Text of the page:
How Thirsty is Our Food?

Solving the Water Footprint Mystery

We are all familiar with the concept of ‘carbon footprint’, but what about its less discussed counterpart, the ‘water footprint’? Most of us think about saving water when we take a shower or water the lawn, but how often do we consider the water used in the production of the food we consume?

Take beef, for example. You know that 1kg steak you plan to grill this weekend? It took 15,415 litres of water to produce it! Not far behind in water consumption, nuts require an average of 9,063 litres per kilogram. In contrast, fruits and vegetables have a relatively lower water footprint, requiring 962 and 322 litres of water per kilogram respectively. Cereals stand out as the most water efficient option with only 0.51 litres per kilocalorie.

The Environmental Cost of Food Production

Food production has historically been an inefficient and resource-intensive endeavour. A staggering 70 per cent of the world’s freshwater use is dedicated to agriculture, and the sector accounts for 37 per cent of global greenhouse gas emissions.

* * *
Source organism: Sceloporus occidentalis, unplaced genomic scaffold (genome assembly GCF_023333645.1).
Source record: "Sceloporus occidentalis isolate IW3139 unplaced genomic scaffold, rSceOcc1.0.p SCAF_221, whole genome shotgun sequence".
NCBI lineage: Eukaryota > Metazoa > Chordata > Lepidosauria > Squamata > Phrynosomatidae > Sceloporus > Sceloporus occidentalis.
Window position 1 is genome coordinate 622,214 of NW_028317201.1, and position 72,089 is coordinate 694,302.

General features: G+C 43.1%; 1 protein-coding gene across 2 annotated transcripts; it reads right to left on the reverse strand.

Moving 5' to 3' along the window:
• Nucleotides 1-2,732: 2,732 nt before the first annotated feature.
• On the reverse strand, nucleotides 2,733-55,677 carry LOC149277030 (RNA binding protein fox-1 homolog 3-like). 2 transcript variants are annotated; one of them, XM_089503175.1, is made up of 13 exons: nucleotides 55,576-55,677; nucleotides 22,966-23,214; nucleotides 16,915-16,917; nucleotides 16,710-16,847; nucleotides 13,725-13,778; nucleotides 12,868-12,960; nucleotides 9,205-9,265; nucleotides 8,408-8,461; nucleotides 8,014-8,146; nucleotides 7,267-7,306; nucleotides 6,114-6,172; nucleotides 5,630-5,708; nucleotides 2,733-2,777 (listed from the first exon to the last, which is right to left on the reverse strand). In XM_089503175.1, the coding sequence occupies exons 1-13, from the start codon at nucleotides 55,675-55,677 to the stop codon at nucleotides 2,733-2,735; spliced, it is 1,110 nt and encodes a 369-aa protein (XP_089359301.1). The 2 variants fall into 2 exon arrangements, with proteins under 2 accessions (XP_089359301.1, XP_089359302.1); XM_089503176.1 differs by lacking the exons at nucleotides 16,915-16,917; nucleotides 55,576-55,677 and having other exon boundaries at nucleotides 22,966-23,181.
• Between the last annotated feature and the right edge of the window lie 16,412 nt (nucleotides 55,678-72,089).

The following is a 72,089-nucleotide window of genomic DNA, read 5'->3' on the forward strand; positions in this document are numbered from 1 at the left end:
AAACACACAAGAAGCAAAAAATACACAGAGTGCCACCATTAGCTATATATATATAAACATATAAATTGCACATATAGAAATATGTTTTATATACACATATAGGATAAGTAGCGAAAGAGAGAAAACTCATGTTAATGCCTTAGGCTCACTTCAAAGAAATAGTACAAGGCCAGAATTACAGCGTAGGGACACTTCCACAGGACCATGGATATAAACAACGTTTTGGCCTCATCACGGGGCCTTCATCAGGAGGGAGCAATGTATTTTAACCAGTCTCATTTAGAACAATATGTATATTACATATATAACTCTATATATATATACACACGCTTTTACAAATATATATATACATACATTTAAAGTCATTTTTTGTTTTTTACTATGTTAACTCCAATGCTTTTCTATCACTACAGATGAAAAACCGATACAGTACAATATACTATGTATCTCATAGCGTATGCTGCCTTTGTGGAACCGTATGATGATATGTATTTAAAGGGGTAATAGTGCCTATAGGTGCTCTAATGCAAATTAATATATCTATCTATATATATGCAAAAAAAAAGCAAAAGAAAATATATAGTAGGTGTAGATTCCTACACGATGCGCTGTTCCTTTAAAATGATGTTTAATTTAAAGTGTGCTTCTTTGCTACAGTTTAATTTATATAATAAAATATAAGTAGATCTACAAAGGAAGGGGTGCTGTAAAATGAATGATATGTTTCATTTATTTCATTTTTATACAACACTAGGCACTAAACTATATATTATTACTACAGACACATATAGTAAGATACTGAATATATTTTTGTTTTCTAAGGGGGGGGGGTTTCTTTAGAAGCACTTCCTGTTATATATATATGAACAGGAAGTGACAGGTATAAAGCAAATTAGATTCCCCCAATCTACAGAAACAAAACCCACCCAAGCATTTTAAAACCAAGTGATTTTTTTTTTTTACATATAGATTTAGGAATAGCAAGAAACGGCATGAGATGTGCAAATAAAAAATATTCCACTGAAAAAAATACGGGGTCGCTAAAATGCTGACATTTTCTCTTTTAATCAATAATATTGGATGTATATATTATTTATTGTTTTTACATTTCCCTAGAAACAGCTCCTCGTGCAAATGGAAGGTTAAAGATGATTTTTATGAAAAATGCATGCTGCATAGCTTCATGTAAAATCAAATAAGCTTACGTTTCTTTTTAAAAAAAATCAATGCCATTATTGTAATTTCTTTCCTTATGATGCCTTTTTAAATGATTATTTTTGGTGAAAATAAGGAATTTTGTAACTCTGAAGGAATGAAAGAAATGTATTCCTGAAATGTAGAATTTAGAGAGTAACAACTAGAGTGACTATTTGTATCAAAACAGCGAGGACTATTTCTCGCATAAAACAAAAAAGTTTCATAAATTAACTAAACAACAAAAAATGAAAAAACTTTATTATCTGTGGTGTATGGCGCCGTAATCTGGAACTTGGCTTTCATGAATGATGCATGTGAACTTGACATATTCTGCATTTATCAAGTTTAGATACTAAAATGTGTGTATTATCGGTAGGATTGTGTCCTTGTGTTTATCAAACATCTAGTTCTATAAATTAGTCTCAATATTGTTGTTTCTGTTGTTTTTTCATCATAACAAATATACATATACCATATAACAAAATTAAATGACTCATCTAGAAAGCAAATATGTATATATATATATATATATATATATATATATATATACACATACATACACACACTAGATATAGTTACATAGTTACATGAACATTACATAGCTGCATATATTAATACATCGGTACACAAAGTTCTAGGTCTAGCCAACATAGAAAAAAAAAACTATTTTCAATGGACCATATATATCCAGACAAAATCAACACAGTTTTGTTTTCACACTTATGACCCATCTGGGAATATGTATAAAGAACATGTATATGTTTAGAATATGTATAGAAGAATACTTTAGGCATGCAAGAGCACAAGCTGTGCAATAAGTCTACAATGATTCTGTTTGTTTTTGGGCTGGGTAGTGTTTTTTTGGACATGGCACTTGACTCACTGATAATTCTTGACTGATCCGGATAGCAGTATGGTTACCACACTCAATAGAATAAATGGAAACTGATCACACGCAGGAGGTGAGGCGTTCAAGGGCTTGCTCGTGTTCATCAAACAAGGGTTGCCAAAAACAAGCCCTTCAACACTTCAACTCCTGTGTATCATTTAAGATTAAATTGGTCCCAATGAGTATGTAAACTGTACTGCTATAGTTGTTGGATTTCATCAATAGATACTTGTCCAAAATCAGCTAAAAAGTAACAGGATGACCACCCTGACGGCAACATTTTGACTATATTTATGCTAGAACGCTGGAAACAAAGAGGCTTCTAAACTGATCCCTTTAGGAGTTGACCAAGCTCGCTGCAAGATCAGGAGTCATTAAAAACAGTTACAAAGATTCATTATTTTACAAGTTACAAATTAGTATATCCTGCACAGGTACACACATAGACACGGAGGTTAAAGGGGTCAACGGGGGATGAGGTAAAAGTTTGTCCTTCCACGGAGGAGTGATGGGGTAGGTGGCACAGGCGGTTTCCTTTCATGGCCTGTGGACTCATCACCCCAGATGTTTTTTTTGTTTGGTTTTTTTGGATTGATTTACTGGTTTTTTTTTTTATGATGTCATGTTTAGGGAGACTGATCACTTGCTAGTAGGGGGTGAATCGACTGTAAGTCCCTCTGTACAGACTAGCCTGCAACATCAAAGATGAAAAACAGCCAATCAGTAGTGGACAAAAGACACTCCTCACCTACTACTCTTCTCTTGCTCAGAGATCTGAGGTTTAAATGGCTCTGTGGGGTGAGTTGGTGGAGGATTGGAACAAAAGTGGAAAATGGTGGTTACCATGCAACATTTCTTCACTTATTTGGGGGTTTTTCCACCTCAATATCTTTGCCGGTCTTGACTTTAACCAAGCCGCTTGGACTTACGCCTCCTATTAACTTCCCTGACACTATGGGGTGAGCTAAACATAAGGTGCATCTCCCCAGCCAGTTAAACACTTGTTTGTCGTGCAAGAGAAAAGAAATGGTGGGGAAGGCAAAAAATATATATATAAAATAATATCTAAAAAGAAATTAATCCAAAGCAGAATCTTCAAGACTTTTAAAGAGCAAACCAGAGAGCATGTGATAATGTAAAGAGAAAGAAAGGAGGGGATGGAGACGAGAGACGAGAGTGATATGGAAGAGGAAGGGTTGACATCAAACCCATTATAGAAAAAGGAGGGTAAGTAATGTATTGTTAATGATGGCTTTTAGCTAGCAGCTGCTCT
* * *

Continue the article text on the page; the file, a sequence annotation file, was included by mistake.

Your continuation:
A study conducted in Oxford in 2022 sheds light on the sustainability of various types of food. While red meat, fish, poultry and dairy products emerged as the least sustainable foods, this finding was supported by the Water Footprint Network and revealed the significant water use behind these foods. For example, it takes 15,415 litres of water to produce just 1 kg of beef.

The Challenge of Feeding a Growing Population

With the global population projected to reach 9 billion by 2050, there is an urgent need to reassess our food production practices. Experts warn that if current trends continue, we will need to double our crop production to meet demand.

The path to a sustainable future, as advocated by environmental experts, involves reducing the consumption of resource-intensive foods and minimising food waste. According to the Water Footprint Network, vegetables are emerging as the most sustainable food to produce and offer a viable solution to the challenges of feeding a growing population without depleting our precious water resources.

Towards a Sustainable Future

The future of food depends on our collective actions. By making conscious choices, such as choosing water-efficient foods like vegetables and grains and reducing food waste, we can significantly reduce our water footprint and contribute to a more sustainable food system.

The point is not to deprive ourselves of our favourite foods, but to make conscious decisions that will benefit both our health and our planet. As we stand at the intersection of environmental sustainability and food security, let’s choose the path that will lead us to a more sustainable and water-efficient future for all.